Home / News
4. Chapter IV: Who Has Won to Mastership
"Eh? Wot I say? I spik true w'en I say dat Buck two devils." This was Francois's speech next morning when he discovered Spitz missing and Buck covered with wounds. He drew him to the fire and by its light pointed them out.
"Dat Spitz fight lak hell," said Perrault, as he surveyed the gaping rips and cuts.
"An' dat Buck fight lak two hells," was Francois's answer. "An' now we make good time. No more Spitz, no more trouble, sure."
While Perrault packed the camp outfit and loaded the sled, the dog-driver proceeded to harness the dogs. Buck trotted up to the place Spitz would have occupied as leader; but Francois, not noticing him, brought Sol-leks to the coveted position. In his judgment, Sol-leks was the best lead-dog left. Buck sprang upon Sol-leks in a fury, driving him back and standing in his place.
"Eh? eh?" Francois cried, slapping his thighs gleefully. "Look at dat Buck. Heem keel dat Spitz, heem t'ink to take de job."
"Go 'way, Chook!" he cried, but Buck refused to budge.
He took Buck by the scruff of the neck, and though the dog growled threateningly, dragged him to one side and replaced Sol-leks. The old dog did not like it, and showed plainly that he was afraid of Buck. Francois was obdurate, but when he turned his back Buck again displaced Sol-leks, who was not at all unwilling to go.
Francois was angry. "Now, by Gar, I feex you!" he cried, coming back with a heavy club in his hand.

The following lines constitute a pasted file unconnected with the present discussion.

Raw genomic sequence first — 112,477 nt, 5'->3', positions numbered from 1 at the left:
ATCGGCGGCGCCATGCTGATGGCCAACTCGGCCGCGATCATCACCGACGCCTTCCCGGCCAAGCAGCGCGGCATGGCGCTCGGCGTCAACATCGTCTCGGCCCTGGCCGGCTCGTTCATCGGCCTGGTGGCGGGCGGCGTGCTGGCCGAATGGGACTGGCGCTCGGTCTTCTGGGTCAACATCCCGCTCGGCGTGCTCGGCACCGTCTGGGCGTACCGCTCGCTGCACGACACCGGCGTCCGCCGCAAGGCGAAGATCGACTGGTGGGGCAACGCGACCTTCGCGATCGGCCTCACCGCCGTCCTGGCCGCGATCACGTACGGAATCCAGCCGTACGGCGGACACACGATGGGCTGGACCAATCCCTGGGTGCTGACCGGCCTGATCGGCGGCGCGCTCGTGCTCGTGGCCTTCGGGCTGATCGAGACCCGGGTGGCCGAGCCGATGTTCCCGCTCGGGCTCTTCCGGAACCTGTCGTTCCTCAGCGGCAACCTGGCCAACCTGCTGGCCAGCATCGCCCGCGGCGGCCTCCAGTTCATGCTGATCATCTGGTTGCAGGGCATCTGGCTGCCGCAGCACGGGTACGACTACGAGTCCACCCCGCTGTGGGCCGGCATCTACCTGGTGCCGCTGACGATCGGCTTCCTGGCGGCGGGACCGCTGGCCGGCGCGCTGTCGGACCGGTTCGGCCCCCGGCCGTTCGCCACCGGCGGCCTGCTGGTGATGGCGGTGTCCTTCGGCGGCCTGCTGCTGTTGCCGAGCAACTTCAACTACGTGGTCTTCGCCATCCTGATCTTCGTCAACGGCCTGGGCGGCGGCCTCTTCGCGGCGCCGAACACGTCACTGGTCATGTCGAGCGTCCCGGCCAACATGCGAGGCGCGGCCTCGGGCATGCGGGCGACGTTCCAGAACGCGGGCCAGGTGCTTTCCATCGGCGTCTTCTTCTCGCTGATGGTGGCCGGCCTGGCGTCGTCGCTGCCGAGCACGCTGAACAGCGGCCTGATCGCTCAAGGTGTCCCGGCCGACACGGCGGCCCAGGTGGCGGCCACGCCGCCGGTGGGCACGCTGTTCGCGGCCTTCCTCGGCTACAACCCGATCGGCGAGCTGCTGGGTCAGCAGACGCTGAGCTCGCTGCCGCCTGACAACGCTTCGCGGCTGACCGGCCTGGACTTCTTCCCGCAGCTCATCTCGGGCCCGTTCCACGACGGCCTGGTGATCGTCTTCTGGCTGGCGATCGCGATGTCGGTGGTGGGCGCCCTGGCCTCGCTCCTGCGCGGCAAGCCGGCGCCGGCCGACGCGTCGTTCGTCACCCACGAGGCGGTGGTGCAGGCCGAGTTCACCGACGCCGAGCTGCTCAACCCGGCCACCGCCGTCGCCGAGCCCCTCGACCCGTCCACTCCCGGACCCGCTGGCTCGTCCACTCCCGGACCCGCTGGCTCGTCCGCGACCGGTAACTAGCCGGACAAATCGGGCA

Buck remembered the man in the red sweater, and retreated slowly; nor did he attempt to charge in when Sol-leks was once more brought forward. But he circled just beyond the range of the club, snarling with bitterness and rage; and while he circled he watched the club so as to dodge it if thrown by Francois, for he was become wise in the way of clubs. The driver went about his work, and he called to Buck when he was ready to put him in his old place in front of Dave. Buck retreated two or three steps. Francois followed him up, whereupon he again retreated. After some time of this, Francois threw down the club, thinking that Buck feared a thrashing. But Buck was in open revolt. He wanted, not to escape a clubbing, but to have the leadership. It was his by right. He had earned it, and he would not be content with less.
This is page 33 of 84. [Marked]
This title is on Your Bookshelf.
Buy a copy of The Call of the Wild at Amazon.com
Customize text appearance:
(c) 2003-2012 LiteraturePage.com and Michael Moncur.
For information about public domain texts appearing here, read the copyright information and disclaimer.